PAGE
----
The smallest actions have the most profound ramifications. Confucius, Mencius, and other Chinese philosophers taught that the most mundane actions can have a ripple effect, and Puett urges his students to become more self-aware, to notice how even the most quotidian acts—holding open the door for someone, smiling at the grocery clerk—change the course of the day by affecting how we feel.
That rush of good feeling that comes after a daily run, the inspiring conversation with a good friend, or the momentary flash of anger that arises when someone cuts in front of us in line—what could they have to do with big life matters? Everything, actually. From a Chinese philosophical point of view, these small daily experiences provide us endless opportunities to understand ourselves. When we notice and understand what makes us tick, react, feel joyful or angry, we develop a better sense of who we are that helps us when approaching new situations. Mencius, a late Confucian thinker (4th century B.C.E.), taught that if you cultivate your better nature in these small ways, you can become an extraordinary person with an incredible influence, altering your own life as well as that of those around you, until finally “you can turn the whole world in the palm of your hand.”
Decisions are made from the heart. Americans tend to believe that humans are rational creatures who make decisions logically, using our brains. But in Chinese, the word for “mind” and “heart” are the same. Puett teaches that the heart and the mind are inextricably linked, and that one does not exist without the other. Whenever we make decisions, from the prosaic to the profound (what to make for dinner; which courses to take next semester; what career path to follow; whom to marry), we will make better ones when we intuit how to integrate heart and mind and let our rational and emotional sides blend into one. Zhuangzi, a Daoist philosopher, taught that we should train ourselves to become “spontaneous” through daily living, rather than closing ourselves off through what we think of as rational decision-making. In the same way that one deliberately practices the piano in order to eventually play it effortlessly, through our everyday activities we train ourselves to become more open to experiences and phenomena so that eventually the right responses and decisions come spontaneously, without angst, from the heart-mind.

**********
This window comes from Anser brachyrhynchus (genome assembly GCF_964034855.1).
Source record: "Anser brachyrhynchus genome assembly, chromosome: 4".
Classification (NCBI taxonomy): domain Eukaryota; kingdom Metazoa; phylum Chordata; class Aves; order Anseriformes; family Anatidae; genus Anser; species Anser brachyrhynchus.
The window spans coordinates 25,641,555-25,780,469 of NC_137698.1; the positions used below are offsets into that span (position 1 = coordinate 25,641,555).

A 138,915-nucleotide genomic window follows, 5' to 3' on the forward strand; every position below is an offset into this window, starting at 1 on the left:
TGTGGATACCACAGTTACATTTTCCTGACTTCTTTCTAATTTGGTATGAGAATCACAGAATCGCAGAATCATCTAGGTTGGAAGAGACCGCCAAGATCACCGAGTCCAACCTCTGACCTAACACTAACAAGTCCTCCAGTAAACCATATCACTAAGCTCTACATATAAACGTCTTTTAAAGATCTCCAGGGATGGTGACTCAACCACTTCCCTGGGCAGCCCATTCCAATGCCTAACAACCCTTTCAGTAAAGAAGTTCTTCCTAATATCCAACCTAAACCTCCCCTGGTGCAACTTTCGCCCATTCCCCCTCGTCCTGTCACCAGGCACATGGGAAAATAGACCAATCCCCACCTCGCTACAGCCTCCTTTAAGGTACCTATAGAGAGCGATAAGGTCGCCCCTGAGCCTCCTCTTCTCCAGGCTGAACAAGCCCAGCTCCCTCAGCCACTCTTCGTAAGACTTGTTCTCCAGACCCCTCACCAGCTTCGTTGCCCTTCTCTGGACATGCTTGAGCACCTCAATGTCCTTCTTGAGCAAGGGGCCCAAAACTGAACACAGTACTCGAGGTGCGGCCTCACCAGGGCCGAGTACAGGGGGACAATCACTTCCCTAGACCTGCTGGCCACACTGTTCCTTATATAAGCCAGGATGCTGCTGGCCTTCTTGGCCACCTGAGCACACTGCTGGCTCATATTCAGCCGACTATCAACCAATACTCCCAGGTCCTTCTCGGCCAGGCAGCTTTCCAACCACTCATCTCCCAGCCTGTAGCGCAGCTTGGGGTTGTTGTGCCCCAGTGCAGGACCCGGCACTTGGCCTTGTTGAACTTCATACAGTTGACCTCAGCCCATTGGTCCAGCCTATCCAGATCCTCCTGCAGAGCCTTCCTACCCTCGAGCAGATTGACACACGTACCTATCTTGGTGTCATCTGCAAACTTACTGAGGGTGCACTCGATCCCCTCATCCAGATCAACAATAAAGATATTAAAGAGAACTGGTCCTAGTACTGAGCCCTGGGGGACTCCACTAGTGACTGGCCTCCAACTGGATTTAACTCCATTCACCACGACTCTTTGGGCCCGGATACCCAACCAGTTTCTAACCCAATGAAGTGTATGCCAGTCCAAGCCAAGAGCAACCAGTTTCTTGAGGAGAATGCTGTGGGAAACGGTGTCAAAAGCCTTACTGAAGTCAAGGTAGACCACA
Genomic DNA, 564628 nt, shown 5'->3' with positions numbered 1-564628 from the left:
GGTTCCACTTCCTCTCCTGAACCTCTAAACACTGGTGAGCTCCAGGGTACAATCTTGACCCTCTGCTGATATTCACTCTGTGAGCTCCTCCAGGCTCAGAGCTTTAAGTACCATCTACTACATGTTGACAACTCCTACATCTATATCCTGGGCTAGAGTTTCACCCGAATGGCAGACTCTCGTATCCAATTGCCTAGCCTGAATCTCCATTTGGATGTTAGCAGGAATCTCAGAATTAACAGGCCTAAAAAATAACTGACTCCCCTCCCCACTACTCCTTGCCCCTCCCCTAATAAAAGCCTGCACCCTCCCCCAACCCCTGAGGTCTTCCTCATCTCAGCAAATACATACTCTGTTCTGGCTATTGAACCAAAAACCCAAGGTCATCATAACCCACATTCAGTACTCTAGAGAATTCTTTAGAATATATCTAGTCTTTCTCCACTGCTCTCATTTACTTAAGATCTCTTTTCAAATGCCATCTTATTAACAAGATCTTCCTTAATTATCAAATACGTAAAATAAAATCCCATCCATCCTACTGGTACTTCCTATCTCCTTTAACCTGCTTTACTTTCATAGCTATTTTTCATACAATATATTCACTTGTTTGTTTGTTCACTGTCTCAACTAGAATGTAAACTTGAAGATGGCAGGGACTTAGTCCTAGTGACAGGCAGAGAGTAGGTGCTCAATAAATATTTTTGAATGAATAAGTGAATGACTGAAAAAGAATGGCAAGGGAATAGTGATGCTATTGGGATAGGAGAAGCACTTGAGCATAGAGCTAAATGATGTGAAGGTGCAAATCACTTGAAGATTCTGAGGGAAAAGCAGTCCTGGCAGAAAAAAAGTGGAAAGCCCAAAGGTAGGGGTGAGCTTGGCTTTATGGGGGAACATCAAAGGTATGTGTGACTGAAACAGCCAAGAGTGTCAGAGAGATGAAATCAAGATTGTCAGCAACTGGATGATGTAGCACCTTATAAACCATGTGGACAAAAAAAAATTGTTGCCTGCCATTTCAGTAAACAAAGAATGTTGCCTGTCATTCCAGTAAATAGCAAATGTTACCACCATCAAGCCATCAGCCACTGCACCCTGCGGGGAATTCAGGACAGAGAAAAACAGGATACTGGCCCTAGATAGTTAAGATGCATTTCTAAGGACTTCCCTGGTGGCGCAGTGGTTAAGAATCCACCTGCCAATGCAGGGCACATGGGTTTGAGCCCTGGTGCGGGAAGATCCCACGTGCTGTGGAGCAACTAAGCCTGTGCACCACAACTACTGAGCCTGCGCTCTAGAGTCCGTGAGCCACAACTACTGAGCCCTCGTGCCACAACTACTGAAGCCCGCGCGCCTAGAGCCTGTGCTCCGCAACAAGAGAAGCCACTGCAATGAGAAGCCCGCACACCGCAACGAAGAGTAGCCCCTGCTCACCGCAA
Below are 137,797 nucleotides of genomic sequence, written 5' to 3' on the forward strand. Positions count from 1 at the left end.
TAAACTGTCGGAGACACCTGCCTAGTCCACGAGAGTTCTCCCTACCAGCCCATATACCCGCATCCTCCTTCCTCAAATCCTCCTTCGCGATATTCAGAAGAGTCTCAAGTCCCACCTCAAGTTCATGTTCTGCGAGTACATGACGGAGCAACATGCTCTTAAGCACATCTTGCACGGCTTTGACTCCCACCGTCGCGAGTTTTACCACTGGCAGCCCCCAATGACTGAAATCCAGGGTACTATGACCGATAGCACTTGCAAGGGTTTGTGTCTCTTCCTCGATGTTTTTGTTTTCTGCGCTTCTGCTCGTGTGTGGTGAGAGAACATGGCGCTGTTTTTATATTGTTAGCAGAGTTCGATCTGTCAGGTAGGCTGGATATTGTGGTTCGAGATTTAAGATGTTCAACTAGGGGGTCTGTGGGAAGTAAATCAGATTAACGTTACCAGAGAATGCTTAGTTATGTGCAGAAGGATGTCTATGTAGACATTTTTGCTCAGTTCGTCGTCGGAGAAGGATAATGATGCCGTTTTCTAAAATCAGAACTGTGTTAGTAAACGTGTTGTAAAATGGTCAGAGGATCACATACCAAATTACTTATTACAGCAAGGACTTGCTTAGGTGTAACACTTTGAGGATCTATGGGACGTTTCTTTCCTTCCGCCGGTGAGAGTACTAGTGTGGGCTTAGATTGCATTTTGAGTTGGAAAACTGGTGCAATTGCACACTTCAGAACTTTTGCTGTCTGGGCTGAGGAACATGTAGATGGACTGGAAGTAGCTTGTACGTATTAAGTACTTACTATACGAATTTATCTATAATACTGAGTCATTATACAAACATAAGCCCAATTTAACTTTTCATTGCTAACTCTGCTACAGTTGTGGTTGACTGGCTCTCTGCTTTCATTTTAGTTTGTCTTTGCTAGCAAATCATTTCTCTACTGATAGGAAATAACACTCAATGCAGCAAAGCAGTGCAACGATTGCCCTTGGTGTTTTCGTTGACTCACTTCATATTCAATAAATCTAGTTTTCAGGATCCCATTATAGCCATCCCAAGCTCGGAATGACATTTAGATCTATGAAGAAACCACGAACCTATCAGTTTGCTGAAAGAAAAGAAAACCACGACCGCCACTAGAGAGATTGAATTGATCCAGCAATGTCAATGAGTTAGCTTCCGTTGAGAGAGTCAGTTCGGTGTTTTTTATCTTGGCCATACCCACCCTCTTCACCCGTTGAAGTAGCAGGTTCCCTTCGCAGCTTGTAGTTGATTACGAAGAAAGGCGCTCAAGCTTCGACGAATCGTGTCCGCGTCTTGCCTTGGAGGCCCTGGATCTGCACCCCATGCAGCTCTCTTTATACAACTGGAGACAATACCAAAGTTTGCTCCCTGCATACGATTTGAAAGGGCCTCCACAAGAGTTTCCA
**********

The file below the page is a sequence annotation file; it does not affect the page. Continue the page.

Recent research into neuroscience is confirming that the Chinese philosophers are correct: Brain scans reveal that our unconscious awareness of emotions and phenomena around us are actually what drive the decisions we believe we are making with such logical rationality. According to Marianne LaFrance, a psychology professor at Yale, if we see a happy face for just a fraction of a second (4 milliseconds to be exact), that’s long enough to elicit a mini emotional high. In one study viewers who were flashed a smile—even though it was shown too quickly for them to even realize they had seen it—perceived the things around them more positively.
If the body leads, the mind will follow. Behaving kindly (even when you are not feeling kindly), or smiling at someone (even if you aren’t feeling particularly friendly at the moment) can cause actual differences in how you end up feeling and behaving, even ultimately changing the outcome of a situation.
While all this might sound like hooey-wooey self-help, much of what Puett teaches is previously accepted cultural wisdom that has been lost in the modern age. Aristotle said, “We are what we repeatedly do,” a view shared by thinkers such as Confucius, who taught that the importance of rituals lies in how they inculcate a certain sensibility in a person. In research published in Psychological Science, social psychologist Amy Cuddy and her colleagues found that when we take a power stance (stand with our legs apart, arms thrust out, taking up space), the pose does not only cause other people to view us as more confident and powerful; it actually causes a hormonal surge that makes us become more confident.